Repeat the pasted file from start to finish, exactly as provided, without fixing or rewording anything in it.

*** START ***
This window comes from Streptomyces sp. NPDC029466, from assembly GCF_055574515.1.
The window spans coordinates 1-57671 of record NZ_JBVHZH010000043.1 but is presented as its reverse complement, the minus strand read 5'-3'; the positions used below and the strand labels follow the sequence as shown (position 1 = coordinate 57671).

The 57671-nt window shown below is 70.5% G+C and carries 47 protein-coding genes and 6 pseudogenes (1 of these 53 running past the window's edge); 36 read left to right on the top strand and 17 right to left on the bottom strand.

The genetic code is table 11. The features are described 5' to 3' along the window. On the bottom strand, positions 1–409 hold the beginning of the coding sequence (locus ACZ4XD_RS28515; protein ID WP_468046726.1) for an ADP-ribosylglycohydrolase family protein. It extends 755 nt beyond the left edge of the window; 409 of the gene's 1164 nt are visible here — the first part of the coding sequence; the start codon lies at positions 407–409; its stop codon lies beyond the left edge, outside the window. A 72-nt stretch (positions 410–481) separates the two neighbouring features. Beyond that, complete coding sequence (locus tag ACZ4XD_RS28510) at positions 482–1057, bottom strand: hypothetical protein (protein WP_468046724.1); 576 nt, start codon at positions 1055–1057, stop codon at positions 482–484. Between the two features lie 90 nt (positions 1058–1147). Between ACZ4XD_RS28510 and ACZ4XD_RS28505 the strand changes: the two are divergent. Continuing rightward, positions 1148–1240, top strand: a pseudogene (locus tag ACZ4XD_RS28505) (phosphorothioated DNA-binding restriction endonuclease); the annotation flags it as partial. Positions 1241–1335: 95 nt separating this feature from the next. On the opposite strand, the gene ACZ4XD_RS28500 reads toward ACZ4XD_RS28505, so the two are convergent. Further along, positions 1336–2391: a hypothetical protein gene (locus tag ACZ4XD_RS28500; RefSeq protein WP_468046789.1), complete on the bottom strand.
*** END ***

This window comes from Streptomyces sp. NPDC029466, from assembly GCF_055574515.1.
The window spans coordinates 1-57671 of record NZ_JBVHZH010000043.1 but is presented as its reverse complement, the minus strand read 5'-3'; the positions used below and the strand labels follow the sequence as shown (position 1 = coordinate 57671).

The 57671-nt window shown below is 70.5% G+C and carries 47 protein-coding genes and 6 pseudogenes (1 of these 53 running past the window's edge); 36 read left to right on the top strand and 17 right to left on the bottom strand.

The genetic code is table 11. The features are described 5' to 3' along the window. On the bottom strand, positions 1–409 hold the beginning of the coding sequence (locus ACZ4XD_RS28515; protein ID WP_468046726.1) for an ADP-ribosylglycohydrolase family protein. It extends 755 nt beyond the left edge of the window; 409 of the gene's 1164 nt are visible here — the first part of the coding sequence; the start codon lies at positions 407–409; its stop codon lies beyond the left edge, outside the window. A 72-nt stretch (positions 410–481) separates the two neighbouring features. Beyond that, complete coding sequence (locus tag ACZ4XD_RS28510) at positions 482–1057, bottom strand: hypothetical protein (protein WP_468046724.1); 576 nt, start codon at positions 1055–1057, stop codon at positions 482–484. Between the two features lie 90 nt (positions 1058–1147). Between ACZ4XD_RS28510 and ACZ4XD_RS28505 the strand changes: the two are divergent. Continuing rightward, positions 1148–1240, top strand: a pseudogene (locus tag ACZ4XD_RS28505) (phosphorothioated DNA-binding restriction endonuclease); the annotation flags it as partial. Positions 1241–1335: 95 nt separating this feature from the next. On the opposite strand, the gene ACZ4XD_RS28500 reads toward ACZ4XD_RS28505, so the two are convergent. Further along, positions 1336–2391: a hypothetical protein gene (locus tag ACZ4XD_RS28500; RefSeq protein WP_468046789.1), complete on the bottom strand.